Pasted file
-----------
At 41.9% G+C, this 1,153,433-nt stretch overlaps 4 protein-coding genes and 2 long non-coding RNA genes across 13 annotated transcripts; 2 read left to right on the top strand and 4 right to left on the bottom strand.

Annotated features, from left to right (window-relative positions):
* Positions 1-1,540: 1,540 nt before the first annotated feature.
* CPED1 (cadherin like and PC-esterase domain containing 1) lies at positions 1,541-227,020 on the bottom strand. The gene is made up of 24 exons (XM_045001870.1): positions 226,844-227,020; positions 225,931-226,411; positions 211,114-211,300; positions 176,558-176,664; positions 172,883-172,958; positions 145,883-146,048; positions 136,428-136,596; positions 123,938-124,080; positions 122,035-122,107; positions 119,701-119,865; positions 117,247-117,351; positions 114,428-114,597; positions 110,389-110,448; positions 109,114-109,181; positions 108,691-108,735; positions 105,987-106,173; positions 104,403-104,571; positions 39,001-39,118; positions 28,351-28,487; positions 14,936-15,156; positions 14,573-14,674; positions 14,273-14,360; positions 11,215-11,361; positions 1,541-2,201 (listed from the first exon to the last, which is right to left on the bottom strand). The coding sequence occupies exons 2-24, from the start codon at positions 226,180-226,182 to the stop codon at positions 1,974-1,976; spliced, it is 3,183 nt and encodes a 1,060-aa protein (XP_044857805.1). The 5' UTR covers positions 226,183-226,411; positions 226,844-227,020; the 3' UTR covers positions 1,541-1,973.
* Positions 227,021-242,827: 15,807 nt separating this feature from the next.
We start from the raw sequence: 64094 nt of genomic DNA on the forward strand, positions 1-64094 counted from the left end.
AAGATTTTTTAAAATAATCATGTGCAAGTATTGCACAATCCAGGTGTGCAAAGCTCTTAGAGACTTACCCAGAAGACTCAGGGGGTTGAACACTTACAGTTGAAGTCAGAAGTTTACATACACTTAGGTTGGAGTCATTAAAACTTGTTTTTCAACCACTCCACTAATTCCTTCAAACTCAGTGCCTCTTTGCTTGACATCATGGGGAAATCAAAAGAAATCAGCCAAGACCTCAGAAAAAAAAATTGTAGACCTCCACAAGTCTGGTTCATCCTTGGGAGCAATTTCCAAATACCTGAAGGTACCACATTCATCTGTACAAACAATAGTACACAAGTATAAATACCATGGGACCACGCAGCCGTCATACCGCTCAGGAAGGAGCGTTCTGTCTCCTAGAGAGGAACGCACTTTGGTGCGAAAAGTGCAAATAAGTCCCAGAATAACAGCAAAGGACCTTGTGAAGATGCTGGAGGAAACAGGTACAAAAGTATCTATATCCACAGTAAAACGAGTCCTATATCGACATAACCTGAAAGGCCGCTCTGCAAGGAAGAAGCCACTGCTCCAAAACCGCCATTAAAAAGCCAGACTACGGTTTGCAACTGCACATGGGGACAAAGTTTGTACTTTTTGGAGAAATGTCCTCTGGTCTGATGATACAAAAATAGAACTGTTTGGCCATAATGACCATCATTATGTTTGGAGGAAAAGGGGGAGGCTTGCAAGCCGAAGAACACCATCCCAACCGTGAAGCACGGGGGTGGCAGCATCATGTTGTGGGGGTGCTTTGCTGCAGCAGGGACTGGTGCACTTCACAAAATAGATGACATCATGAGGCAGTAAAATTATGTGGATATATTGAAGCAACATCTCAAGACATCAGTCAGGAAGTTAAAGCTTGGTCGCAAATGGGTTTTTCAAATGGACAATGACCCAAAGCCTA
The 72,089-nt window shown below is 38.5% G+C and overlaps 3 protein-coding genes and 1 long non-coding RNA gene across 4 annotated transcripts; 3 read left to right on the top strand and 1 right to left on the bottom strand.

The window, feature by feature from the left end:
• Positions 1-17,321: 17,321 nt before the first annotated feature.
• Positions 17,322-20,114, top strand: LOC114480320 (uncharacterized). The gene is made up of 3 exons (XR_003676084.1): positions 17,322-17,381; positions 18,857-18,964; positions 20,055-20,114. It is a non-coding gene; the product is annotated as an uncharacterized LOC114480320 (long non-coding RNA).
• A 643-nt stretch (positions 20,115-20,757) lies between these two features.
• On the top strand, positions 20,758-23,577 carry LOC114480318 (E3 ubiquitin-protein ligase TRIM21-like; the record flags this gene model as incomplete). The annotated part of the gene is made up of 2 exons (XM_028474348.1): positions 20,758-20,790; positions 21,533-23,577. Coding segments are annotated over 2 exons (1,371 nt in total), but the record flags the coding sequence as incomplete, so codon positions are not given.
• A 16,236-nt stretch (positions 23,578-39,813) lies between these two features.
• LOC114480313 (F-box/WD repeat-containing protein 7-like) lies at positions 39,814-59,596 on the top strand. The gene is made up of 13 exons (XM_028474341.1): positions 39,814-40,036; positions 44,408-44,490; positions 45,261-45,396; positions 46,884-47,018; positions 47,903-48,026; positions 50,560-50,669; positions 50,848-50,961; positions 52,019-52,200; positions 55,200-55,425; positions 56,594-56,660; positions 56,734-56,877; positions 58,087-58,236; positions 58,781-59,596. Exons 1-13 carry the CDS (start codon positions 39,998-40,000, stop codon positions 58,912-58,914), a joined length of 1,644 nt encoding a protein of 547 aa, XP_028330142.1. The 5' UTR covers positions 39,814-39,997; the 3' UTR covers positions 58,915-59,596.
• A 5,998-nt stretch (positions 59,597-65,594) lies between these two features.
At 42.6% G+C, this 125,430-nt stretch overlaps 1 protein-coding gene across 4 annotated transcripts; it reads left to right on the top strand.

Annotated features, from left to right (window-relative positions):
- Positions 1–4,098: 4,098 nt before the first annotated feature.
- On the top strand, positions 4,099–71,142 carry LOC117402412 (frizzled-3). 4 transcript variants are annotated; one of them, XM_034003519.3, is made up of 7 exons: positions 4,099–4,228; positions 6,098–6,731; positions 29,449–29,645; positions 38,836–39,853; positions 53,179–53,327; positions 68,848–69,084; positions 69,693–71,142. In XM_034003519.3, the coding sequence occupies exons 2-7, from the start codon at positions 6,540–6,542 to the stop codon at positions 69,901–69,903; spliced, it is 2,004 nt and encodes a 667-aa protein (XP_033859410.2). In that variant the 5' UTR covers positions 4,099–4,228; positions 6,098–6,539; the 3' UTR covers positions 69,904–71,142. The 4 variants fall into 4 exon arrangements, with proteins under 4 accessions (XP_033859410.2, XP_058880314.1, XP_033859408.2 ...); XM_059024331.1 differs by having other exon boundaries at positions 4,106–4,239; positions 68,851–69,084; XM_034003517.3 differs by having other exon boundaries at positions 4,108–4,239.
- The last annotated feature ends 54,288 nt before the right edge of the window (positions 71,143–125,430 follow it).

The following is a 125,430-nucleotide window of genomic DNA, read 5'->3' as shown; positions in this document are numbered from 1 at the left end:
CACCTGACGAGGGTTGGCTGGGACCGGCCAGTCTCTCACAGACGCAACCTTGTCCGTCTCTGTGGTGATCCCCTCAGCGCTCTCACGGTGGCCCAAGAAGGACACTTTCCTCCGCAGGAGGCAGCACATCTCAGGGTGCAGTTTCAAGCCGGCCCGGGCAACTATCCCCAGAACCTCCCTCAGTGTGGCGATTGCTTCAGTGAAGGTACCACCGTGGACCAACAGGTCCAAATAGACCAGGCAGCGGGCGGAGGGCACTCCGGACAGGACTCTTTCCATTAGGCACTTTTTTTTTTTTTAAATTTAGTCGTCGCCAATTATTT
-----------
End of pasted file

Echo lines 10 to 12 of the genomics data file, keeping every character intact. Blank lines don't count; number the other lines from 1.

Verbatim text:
• Positions 1-17,321: 17,321 nt before the first annotated feature.
• Positions 17,322-20,114, top strand: LOC114480320 (uncharacterized). The gene is made up of 3 exons (XR_003676084.1): positions 17,322-17,381; positions 18,857-18,964; positions 20,055-20,114. It is a non-coding gene; the product is annotated as an uncharacterized LOC114480320 (long non-coding RNA).
• A 643-nt stretch (positions 20,115-20,757) lies between these two features.